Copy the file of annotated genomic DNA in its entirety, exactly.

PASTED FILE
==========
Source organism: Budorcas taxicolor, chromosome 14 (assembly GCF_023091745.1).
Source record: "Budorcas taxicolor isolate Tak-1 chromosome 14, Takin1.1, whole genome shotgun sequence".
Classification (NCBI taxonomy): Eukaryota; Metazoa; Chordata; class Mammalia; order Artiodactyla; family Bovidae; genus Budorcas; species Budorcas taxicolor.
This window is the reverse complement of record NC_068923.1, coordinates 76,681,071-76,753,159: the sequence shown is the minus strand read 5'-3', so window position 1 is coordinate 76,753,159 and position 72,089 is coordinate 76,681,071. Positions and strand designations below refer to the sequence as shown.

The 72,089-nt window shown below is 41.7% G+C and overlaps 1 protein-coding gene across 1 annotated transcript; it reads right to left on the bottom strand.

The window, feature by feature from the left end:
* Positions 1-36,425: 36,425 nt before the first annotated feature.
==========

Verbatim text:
Source organism: Budorcas taxicolor, chromosome 14 (assembly GCF_023091745.1).
Source record: "Budorcas taxicolor isolate Tak-1 chromosome 14, Takin1.1, whole genome shotgun sequence".
Classification (NCBI taxonomy): Eukaryota; Metazoa; Chordata; class Mammalia; order Artiodactyla; family Bovidae; genus Budorcas; species Budorcas taxicolor.
This window is the reverse complement of record NC_068923.1, coordinates 76,681,071-76,753,159: the sequence shown is the minus strand read 5'-3', so window position 1 is coordinate 76,753,159 and position 72,089 is coordinate 76,681,071. Positions and strand designations below refer to the sequence as shown.

The 72,089-nt window shown below is 41.7% G+C and overlaps 1 protein-coding gene across 1 annotated transcript; it reads right to left on the bottom strand.

The window, feature by feature from the left end:
* Positions 1-36,425: 36,425 nt before the first annotated feature.